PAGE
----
UK government mulls 'public safety' exception to Human Rights Act

[JURIST] UK Lord Chancellor Lord Falconer [official profile] told the BBC [recorded audio] Saturday that the government was considering introducing legislation that would prevent the Human Rights Act - the UK statute that took effect in 2000 implementing the European Convention on Human Rights [PDF] - from interfering with public safety matters. He cited a recent Probation Service report [PDF] on the release of a sex attacker who later killed a 40-year-old mother of one which suggested that under the influence of the act and what Falconer called a "human rights culture" officials were "more worried about what may happen in court than reaching the right conclusion on public safety." He was also speaking in the wake of a public furor over a judge's ruling Wednesday authorizing temporary asylum for nine Afghan nationals who hijacked a plane from Afghanistan to the UK in 2000; the decision drew direct criticism from Prime Minister Tony Blair [JURIST report], and on Friday prompted British Conservative Party leader David Cameron to say that he would press to repeal the Act [JURIST report] if it were not rewritten to address the government's apparent inability to effectively deal with criminals. It's not yet clear, however, how the government will proceed; Falconer indicated that an actual amendment to the Human Rights Act itself might not be necessary, and that the requisite "political clarity" could be provided by separate legislation. He denied that the government was considering withdrawing from the underlying European Convention.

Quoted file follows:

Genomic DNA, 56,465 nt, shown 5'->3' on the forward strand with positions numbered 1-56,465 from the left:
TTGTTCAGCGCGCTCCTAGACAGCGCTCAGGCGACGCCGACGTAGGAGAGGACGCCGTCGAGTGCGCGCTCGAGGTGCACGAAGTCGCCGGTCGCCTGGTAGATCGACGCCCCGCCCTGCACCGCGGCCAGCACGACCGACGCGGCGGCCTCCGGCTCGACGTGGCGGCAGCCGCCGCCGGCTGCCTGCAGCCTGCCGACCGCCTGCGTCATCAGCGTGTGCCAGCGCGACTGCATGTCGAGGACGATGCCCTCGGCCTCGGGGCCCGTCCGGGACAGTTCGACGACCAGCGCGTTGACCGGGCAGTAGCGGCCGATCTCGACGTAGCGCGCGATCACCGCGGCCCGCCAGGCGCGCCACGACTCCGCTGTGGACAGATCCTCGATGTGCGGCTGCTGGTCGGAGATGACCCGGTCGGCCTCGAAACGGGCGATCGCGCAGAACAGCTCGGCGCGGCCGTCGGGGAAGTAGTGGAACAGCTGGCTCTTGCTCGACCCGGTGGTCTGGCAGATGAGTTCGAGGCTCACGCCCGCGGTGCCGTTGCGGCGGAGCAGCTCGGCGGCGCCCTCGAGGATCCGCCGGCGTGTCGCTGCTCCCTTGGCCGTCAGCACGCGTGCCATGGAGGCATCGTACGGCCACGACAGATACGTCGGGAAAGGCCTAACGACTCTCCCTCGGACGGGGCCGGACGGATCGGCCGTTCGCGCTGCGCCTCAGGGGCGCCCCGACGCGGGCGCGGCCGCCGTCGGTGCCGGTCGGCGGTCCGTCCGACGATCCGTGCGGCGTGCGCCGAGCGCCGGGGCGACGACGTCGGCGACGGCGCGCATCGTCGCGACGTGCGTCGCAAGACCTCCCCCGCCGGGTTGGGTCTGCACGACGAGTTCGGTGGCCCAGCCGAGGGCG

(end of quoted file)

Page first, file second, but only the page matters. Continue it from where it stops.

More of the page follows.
Human rights groups have reacted to proposals to limit the act with dismay, suggesting limitation would be an invitation to abuse. BBC News has more. Reuters has additional coverage.

 

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